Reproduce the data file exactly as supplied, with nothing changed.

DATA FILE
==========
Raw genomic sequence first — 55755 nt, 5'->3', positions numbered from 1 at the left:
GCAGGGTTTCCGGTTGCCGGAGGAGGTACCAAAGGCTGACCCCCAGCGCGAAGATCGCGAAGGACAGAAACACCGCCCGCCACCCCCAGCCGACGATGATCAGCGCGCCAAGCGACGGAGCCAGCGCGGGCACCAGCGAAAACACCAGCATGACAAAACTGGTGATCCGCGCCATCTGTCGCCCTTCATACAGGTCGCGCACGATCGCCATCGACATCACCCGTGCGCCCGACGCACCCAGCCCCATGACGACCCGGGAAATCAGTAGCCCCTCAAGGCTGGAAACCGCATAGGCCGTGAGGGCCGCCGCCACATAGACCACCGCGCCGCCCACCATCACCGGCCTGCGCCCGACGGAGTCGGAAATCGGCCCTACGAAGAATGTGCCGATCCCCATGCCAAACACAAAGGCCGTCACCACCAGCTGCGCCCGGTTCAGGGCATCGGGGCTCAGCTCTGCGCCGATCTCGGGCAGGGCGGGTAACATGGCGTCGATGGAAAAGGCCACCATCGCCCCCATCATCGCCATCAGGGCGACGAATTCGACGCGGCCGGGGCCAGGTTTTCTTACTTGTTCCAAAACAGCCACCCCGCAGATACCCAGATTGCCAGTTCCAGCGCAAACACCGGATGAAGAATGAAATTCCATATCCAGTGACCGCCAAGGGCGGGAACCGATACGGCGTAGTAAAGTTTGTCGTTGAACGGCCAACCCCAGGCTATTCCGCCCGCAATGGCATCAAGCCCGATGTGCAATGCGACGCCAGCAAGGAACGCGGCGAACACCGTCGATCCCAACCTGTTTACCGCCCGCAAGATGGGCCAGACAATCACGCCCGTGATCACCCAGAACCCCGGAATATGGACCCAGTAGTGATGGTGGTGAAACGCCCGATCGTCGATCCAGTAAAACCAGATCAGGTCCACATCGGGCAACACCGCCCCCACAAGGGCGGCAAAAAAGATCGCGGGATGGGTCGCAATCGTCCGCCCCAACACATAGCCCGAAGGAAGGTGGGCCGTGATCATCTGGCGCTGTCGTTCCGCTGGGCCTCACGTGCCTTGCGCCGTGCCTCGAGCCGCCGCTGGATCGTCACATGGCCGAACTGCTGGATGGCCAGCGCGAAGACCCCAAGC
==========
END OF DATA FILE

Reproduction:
Raw genomic sequence first — 55755 nt, 5'->3', positions numbered from 1 at the left:
GCAGGGTTTCCGGTTGCCGGAGGAGGTACCAAAGGCTGACCCCCAGCGCGAAGATCGCGAAGGACAGAAACACCGCCCGCCACCCCCAGCCGACGATGATCAGCGCGCCAAGCGACGGAGCCAGCGCGGGCACCAGCGAAAACACCAGCATGACAAAACTGGTGATCCGCGCCATCTGTCGCCCTTCATACAGGTCGCGCACGATCGCCATCGACATCACCCGTGCGCCCGACGCACCCAGCCCCATGACGACCCGGGAAATCAGTAGCCCCTCAAGGCTGGAAACCGCATAGGCCGTGAGGGCCGCCGCCACATAGACCACCGCGCCGCCCACCATCACCGGCCTGCGCCCGACGGAGTCGGAAATCGGCCCTACGAAGAATGTGCCGATCCCCATGCCAAACACAAAGGCCGTCACCACCAGCTGCGCCCGGTTCAGGGCATCGGGGCTCAGCTCTGCGCCGATCTCGGGCAGGGCGGGTAACATGGCGTCGATGGAAAAGGCCACCATCGCCCCCATCATCGCCATCAGGGCGACGAATTCGACGCGGCCGGGGCCAGGTTTTCTTACTTGTTCCAAAACAGCCACCCCGCAGATACCCAGATTGCCAGTTCCAGCGCAAACACCGGATGAAGAATGAAATTCCATATCCAGTGACCGCCAAGGGCGGGAACCGATACGGCGTAGTAAAGTTTGTCGTTGAACGGCCAACCCCAGGCTATTCCGCCCGCAATGGCATCAAGCCCGATGTGCAATGCGACGCCAGCAAGGAACGCGGCGAACACCGTCGATCCCAACCTGTTTACCGCCCGCAAGATGGGCCAGACAATCACGCCCGTGATCACCCAGAACCCCGGAATATGGACCCAGTAGTGATGGTGGTGAAACGCCCGATCGTCGATCCAGTAAAACCAGATCAGGTCCACATCGGGCAACACCGCCCCCACAAGGGCGGCAAAAAAGATCGCGGGATGGGTCGCAATCGTCCGCCCCAACACATAGCCCGAAGGAAGGTGGGCCGTGATCATCTGGCGCTGTCGTTCCGCTGGGCCTCACGTGCCTTGCGCCGTGCCTCGAGCCGCCGCTGGATCGTCACATGGCCGAACTGCTGGATGGCCAGCGCGAAGACCCCAAGC